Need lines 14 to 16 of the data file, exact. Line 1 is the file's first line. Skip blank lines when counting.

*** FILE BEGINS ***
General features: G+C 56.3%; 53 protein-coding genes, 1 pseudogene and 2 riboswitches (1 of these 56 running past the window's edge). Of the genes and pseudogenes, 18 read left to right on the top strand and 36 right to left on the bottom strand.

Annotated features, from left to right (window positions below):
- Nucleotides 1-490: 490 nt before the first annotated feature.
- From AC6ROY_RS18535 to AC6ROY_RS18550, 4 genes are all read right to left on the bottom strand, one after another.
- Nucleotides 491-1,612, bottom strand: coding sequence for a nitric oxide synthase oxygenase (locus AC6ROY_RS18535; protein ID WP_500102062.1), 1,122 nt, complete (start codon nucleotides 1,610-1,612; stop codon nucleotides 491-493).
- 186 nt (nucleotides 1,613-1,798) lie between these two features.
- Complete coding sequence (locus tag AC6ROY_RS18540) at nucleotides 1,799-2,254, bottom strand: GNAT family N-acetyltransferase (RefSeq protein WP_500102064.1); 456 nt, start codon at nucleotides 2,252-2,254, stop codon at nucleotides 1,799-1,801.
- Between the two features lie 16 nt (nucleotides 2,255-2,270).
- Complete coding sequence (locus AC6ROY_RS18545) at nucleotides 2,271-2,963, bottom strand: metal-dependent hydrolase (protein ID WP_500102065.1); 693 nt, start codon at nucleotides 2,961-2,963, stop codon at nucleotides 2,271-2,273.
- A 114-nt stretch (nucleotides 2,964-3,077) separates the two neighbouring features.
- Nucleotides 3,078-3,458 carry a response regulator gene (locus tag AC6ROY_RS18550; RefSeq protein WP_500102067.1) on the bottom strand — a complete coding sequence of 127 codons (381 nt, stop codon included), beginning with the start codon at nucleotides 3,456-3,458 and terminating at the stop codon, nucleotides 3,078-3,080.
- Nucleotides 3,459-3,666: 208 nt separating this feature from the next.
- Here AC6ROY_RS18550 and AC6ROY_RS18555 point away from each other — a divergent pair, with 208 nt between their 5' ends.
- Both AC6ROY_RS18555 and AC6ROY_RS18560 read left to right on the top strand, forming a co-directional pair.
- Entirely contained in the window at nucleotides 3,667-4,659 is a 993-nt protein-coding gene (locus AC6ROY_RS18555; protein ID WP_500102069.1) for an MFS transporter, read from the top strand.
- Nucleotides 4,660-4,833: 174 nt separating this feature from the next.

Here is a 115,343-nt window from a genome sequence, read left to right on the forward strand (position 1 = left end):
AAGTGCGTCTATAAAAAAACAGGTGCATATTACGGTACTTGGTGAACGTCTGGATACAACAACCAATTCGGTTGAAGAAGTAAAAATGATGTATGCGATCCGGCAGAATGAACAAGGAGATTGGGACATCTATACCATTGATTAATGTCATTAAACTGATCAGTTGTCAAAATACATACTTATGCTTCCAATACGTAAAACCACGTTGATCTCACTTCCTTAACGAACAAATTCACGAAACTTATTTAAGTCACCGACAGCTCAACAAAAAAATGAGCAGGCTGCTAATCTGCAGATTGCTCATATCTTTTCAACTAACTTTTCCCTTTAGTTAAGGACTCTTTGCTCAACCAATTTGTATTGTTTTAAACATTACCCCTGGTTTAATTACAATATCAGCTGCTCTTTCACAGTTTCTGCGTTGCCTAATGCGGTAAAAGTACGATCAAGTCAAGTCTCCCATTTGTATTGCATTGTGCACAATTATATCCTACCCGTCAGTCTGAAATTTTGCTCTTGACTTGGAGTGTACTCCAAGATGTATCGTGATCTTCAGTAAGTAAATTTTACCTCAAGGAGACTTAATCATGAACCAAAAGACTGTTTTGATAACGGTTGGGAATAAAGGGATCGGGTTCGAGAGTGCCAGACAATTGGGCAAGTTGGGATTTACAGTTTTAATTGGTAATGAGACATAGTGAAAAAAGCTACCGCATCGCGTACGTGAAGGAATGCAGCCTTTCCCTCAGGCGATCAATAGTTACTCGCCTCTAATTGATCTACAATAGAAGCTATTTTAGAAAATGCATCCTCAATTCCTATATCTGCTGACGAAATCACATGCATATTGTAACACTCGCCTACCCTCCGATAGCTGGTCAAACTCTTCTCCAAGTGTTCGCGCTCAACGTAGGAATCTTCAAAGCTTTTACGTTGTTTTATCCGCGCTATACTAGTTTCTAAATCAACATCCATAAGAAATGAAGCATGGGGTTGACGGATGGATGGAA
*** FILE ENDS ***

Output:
- Both AC6ROY_RS18555 and AC6ROY_RS18560 read left to right on the top strand, forming a co-directional pair.
- Entirely contained in the window at nucleotides 3,667-4,659 is a 993-nt protein-coding gene (locus AC6ROY_RS18555; protein ID WP_500102069.1) for an MFS transporter, read from the top strand.
- Nucleotides 4,660-4,833: 174 nt separating this feature from the next.